September 2012

We are pleased to announce our first GIS newsletter, hosted by The aim of the newsletter is to allow GIS professionals and users in the Upper Valley to share the highlights of their recent and current projects. This month features 3 in-progress GIS projects, shared by our colleagues Mark, Kevin and Rachel.

Name of project911 Addressing

Data development:  Attributing the existing address for for every building structure, and perhaps will need to a point representation of every “entity” within a building.  The simple ones will be a single family home.

The more complex examples will be the building that has 2 different stores on the 1st floor, and 3 apartments on the 2, 3rd, and 4th floors.

We will be selecting a address standard, such as the postal standard or perhaps some other industry accepted address standard.

Currently, we are limited to a parcel based address system for which you simply have one address per parcel and yet many parcels have multiple buildings or establishments.  The parcel base address system really limits what we can do in terms of geocoding information from other databases (e.g. water billing, etc.,).  Additionally, a “master address” product will provide the foundation for getting all the municipal departments on the same page, i.e. Assessing might refer to that lot as 1 Mascoma St.

Extension, where as Police Dispatch might refer to that house as 84 Old Pine Tree Road.

Progress:  Currently brainstorming the approach.

Approximate completion time: Hope to have sleeves rolled up by October, possibly completed in 2012.

Submitted by: Mark Goodwin, Planner/ GIS Coordinator, Lebanon, NH

Name of project: Building Georeferencing

Data development: I’m bringing all of Dartmouth’s CAD floorplans into ArcMap and Georeferencing them. The purpose of this project is to develop more accurate footprints for Dartmouth owned buildings. This data will also be used in the development of the new space data system. Building names and other attributes are also being updated as the buildings are brought in.

Progress: Half the buildings have been georeferenced.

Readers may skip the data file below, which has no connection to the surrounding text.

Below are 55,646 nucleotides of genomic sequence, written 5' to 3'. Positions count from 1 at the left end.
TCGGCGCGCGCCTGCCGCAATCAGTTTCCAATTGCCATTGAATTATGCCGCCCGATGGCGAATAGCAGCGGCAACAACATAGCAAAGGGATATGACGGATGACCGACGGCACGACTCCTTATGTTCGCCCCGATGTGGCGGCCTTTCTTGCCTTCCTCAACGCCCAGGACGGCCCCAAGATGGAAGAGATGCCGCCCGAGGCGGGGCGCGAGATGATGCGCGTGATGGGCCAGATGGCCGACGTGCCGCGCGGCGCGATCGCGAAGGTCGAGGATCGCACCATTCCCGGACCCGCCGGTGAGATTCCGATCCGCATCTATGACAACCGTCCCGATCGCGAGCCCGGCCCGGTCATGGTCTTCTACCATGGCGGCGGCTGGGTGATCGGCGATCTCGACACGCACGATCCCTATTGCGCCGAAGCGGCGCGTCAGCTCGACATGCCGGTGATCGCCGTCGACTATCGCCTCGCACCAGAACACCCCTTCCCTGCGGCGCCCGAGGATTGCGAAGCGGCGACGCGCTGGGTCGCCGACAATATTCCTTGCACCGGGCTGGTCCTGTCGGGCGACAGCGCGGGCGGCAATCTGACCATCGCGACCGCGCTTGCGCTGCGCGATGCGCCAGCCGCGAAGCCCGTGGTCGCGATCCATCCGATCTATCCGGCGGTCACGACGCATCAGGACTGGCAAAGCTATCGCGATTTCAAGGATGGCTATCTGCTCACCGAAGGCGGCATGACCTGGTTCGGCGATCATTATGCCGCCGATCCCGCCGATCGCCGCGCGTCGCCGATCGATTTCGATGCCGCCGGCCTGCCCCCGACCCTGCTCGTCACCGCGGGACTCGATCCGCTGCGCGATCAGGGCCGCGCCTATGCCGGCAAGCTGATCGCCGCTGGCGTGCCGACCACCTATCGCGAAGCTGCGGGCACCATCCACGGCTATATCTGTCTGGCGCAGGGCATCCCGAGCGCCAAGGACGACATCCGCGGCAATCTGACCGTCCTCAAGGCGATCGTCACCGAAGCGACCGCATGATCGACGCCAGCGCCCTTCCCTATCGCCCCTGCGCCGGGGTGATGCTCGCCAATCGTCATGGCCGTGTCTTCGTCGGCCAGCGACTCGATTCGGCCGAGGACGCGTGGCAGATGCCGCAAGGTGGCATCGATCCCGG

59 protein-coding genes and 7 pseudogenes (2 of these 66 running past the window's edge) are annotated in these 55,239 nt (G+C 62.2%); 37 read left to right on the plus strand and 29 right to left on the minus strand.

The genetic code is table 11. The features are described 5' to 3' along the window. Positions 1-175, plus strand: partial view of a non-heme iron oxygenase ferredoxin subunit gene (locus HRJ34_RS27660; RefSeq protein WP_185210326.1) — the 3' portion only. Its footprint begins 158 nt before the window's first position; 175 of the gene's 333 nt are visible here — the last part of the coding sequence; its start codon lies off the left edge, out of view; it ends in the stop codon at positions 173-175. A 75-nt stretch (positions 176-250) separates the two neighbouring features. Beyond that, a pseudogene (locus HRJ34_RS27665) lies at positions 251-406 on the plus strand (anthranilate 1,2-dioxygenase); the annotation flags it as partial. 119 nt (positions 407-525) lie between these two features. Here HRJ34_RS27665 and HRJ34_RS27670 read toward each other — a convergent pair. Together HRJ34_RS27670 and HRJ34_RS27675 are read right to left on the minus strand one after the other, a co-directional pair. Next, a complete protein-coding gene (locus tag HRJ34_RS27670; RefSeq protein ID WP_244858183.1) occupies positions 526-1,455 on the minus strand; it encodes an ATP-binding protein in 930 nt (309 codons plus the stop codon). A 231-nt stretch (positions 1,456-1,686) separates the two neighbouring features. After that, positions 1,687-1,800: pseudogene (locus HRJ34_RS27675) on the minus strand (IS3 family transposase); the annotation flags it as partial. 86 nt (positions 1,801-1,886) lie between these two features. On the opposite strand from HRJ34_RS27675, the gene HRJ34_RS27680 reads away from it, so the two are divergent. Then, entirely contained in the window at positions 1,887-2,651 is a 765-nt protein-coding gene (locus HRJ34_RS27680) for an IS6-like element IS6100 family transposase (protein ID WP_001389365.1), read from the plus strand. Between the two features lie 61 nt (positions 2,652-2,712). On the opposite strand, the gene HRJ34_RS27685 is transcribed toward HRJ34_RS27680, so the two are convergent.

Approximate completion time: Early to Mid-October

Submitted by: Kevin Nelson, Spatial Database Analyst, Dartmouth College, Hanover, NH

Name of project : Rural Addressing to Identify Areas Underserved or Unserved by Broadband Service

Data development : The NH Broadband Mapping and Planning Program, managed by UNH, has been conducting a public survey of broadband access since 2010. As part of this project, all RPCs in NH are mapping residential addresses in rural areas (census blocks over 2 square miles in area) in order to identify exact locations where surveys were taken. Rural areas are a priority as these tend to be poorly served by broadband; knowing the exact location allows planners to calculate the cost of extending service to all residents. We’ve found commercial data sources to be incomplete and geographically inaccurate, so this fills an important state data gap. This is a first step in creating a public address database for the State.

Progress : UVLSRPC is mid-way through the project, thanks to volunteers who collected GPS data around the region and a GIS intern who has been processing much of the data. In Hanover, data has been collected but not yet processed.

Approximate completion time : December 2012

Submitted byRachel Ruppel, GIS Analyst/Planner, Upper Valley Lake Sunapee Regional Planning Commission, Lebanon, NH


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